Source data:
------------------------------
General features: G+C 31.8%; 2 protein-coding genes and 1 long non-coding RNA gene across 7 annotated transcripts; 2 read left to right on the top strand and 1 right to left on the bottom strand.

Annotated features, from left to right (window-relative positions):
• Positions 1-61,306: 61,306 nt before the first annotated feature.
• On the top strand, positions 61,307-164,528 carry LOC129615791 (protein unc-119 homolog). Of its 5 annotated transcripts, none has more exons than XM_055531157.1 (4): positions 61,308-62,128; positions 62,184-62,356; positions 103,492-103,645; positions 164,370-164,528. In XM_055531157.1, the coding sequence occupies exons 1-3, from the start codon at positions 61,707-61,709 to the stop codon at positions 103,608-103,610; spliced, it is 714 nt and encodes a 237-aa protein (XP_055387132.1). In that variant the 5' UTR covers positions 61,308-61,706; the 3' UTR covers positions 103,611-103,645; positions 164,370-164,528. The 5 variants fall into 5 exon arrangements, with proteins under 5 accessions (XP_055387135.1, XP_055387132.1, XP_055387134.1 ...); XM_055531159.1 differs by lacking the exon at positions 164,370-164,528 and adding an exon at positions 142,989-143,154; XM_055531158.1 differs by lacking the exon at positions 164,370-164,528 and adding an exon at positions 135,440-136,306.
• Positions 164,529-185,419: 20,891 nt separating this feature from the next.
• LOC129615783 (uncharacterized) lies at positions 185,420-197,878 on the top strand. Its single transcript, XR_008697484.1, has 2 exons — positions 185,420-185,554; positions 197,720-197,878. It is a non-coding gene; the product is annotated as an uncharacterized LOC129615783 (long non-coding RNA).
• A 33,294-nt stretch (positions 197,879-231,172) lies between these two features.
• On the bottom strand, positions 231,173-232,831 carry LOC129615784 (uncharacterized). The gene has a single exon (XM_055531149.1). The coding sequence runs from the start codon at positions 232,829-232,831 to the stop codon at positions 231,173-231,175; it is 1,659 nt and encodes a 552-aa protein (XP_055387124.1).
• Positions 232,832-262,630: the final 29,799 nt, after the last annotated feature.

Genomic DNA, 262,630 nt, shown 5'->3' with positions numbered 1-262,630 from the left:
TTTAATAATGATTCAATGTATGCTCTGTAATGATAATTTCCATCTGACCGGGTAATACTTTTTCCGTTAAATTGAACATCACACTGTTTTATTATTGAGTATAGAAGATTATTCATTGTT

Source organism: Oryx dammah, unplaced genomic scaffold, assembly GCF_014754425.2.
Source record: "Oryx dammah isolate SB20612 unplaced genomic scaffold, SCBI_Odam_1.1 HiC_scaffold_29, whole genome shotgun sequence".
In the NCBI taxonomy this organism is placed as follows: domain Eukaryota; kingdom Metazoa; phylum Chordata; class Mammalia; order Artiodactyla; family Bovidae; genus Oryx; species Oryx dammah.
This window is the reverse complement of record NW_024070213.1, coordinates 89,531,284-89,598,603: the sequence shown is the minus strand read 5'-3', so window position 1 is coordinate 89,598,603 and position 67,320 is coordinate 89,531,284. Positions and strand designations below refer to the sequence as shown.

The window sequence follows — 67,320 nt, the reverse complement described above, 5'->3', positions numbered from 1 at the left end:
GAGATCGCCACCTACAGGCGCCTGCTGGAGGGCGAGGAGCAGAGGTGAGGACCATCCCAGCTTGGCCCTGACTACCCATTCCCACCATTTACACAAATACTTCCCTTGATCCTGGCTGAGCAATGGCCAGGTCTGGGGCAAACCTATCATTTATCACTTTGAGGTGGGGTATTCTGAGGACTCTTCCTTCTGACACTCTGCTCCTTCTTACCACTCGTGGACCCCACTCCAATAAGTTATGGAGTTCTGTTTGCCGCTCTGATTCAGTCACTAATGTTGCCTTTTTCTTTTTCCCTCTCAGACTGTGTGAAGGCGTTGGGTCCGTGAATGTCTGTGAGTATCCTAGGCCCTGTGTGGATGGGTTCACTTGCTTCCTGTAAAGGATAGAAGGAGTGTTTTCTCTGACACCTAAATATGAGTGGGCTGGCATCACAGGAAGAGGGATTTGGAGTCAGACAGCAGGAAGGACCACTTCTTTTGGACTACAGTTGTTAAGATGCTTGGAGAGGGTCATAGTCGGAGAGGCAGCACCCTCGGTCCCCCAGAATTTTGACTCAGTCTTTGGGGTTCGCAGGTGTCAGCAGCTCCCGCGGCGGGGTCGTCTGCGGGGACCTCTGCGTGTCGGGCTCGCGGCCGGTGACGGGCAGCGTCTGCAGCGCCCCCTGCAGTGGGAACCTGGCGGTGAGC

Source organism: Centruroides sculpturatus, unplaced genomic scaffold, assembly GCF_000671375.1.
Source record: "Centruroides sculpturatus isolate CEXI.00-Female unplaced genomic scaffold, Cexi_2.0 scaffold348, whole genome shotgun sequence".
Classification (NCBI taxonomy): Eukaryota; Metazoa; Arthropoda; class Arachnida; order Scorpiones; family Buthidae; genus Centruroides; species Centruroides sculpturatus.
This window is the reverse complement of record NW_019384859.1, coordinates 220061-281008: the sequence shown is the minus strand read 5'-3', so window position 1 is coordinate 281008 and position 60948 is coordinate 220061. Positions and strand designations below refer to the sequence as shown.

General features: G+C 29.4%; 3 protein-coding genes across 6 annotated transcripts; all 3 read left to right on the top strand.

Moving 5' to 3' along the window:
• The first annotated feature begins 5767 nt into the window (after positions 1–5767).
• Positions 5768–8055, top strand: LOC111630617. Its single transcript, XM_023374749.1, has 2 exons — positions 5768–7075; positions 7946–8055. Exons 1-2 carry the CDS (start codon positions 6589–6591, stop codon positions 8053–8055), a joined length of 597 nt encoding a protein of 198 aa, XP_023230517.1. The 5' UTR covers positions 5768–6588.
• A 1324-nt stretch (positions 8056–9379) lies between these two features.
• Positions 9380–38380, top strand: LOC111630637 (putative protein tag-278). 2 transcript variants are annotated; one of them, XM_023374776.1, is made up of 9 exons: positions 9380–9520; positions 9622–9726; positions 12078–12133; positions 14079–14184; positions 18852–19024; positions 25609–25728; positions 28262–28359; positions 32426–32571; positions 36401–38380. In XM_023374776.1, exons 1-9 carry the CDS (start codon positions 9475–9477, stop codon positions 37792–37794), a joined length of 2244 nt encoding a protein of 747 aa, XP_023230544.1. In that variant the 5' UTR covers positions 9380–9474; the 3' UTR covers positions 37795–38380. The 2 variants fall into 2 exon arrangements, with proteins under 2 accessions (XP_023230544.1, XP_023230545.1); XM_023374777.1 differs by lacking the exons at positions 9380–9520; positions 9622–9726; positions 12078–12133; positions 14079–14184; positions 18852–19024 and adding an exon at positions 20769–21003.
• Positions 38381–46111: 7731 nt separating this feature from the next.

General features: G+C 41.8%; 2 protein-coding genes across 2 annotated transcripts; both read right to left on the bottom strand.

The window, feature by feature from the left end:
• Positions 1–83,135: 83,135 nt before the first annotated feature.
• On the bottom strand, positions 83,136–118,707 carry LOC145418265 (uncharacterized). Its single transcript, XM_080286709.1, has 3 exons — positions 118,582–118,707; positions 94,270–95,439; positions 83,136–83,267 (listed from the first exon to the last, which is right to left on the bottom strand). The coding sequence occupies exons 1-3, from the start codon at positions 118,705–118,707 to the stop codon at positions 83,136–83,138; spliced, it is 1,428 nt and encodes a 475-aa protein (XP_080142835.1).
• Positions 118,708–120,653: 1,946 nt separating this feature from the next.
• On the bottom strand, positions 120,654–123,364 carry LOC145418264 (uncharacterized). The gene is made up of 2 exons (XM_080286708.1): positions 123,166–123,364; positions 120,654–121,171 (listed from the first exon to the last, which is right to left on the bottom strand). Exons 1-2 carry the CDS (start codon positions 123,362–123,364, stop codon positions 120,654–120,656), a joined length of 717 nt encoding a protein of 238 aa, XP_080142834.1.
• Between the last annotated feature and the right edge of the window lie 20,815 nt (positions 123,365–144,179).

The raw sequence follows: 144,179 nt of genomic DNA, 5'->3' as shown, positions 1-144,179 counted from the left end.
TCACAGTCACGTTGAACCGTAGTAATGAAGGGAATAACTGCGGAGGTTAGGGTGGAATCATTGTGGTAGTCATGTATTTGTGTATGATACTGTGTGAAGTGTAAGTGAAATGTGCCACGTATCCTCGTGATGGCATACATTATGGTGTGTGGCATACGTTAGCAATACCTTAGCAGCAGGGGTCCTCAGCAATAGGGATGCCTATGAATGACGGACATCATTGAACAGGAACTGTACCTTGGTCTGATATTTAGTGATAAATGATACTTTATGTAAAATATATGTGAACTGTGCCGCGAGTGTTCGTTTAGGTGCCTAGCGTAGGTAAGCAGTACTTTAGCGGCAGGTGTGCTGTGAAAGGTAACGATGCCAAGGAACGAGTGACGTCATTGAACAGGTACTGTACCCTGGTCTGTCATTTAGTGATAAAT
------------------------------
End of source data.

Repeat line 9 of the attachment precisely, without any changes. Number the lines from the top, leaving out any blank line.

• Positions 232,832-262,630: the final 29,799 nt, after the last annotated feature.